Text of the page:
The following is in response to The Maze Runner series (excluding the prequels) by James Dashner.
Having seen the film based on the first book of this series in 2014, I was excited to finally get a chance to dig into Dashner’s words for myself. It is very evident right off the bat that the movie and the film have their differences, as most film adaptations do. I probably sound like a broken record at this point, pointing out yet again that in most cases the book is better than the film, however this one seemingly ubiquitous truth is, as it turns out, not so ubiquitous. Meaning: the film was better than the book. My mouth feels dirty when I say it and my brain is irksome when I think it, but it’s true. The writing was mundane and didn’t linger much on the adult themes and perils that the teenagers face in these books. I was want of an existential dialogue on what it means to witness death.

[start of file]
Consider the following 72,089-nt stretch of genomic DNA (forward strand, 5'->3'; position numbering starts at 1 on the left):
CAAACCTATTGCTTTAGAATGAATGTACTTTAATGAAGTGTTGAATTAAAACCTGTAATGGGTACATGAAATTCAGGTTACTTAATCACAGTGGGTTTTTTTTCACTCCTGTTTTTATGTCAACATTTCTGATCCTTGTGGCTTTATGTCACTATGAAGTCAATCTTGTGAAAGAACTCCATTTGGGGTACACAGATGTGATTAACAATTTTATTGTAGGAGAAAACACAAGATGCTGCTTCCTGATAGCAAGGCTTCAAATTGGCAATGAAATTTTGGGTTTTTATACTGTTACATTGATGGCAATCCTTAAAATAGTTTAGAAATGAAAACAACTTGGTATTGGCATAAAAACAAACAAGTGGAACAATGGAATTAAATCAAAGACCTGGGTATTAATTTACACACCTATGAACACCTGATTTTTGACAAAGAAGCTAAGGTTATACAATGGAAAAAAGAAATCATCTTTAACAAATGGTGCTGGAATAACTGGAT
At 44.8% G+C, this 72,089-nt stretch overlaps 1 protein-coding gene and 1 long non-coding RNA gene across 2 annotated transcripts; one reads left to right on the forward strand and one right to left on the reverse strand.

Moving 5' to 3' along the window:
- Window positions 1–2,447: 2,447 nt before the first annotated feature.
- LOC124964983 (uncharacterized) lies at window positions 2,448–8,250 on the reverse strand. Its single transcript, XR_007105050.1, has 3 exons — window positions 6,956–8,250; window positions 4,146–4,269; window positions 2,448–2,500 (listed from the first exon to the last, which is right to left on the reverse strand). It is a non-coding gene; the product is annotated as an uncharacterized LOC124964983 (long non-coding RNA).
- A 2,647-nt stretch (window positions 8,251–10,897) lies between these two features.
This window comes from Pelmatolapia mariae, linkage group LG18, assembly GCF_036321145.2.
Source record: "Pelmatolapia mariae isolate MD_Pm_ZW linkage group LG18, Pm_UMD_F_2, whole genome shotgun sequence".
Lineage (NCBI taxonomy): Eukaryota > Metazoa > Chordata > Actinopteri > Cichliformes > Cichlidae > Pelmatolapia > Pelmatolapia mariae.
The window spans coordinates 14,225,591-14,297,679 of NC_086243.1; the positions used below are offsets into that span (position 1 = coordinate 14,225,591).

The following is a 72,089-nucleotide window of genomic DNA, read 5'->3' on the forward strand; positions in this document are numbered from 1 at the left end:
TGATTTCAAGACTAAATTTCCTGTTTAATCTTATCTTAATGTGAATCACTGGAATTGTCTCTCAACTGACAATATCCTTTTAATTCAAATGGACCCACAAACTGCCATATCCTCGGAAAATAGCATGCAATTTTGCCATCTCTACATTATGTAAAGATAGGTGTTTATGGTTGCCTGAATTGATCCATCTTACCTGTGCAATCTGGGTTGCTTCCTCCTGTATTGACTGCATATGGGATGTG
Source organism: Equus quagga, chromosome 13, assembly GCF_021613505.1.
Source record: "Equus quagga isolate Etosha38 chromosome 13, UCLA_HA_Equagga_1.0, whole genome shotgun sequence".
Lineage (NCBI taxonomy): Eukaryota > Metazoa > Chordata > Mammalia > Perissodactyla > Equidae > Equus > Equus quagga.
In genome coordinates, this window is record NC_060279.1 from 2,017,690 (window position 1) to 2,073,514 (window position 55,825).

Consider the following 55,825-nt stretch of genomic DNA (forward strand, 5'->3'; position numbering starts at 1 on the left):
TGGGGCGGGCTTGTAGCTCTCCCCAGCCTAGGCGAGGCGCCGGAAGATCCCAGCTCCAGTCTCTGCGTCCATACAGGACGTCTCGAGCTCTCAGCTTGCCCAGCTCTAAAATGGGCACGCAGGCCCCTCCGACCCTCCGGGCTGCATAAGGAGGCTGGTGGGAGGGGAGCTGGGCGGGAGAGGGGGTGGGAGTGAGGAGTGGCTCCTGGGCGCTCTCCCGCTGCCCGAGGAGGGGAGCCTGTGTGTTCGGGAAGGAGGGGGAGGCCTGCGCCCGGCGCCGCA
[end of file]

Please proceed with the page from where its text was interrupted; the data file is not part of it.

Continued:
The broader theories were there. In the series, the teenagers come to find out that all the hell that they have been put through is so that their brain patterns can be mapped into a cure for a disease that has ravaged the planet. In the trials that they go through, many of the kids are badly wounded and even killed. Does the ends justify the means? The idea was brought up briefly by the main character, but I needed more. The question of means and ends and their justifications in between were decided, but there was not much inner turmoil going on in the characters that made this decision a hard one. It just felt like the author answered this question for the reader without much of the reader’s involvement.
Another disappointing feature about the series is the ending. After all the deaths that the trials have caused, the cure is not found and the remaining kids are saved at the last minute by an unseen character that magically has a place for them to go to and restart the human race. It was very much out of left-field, a deus ex machina that really took me out of the story.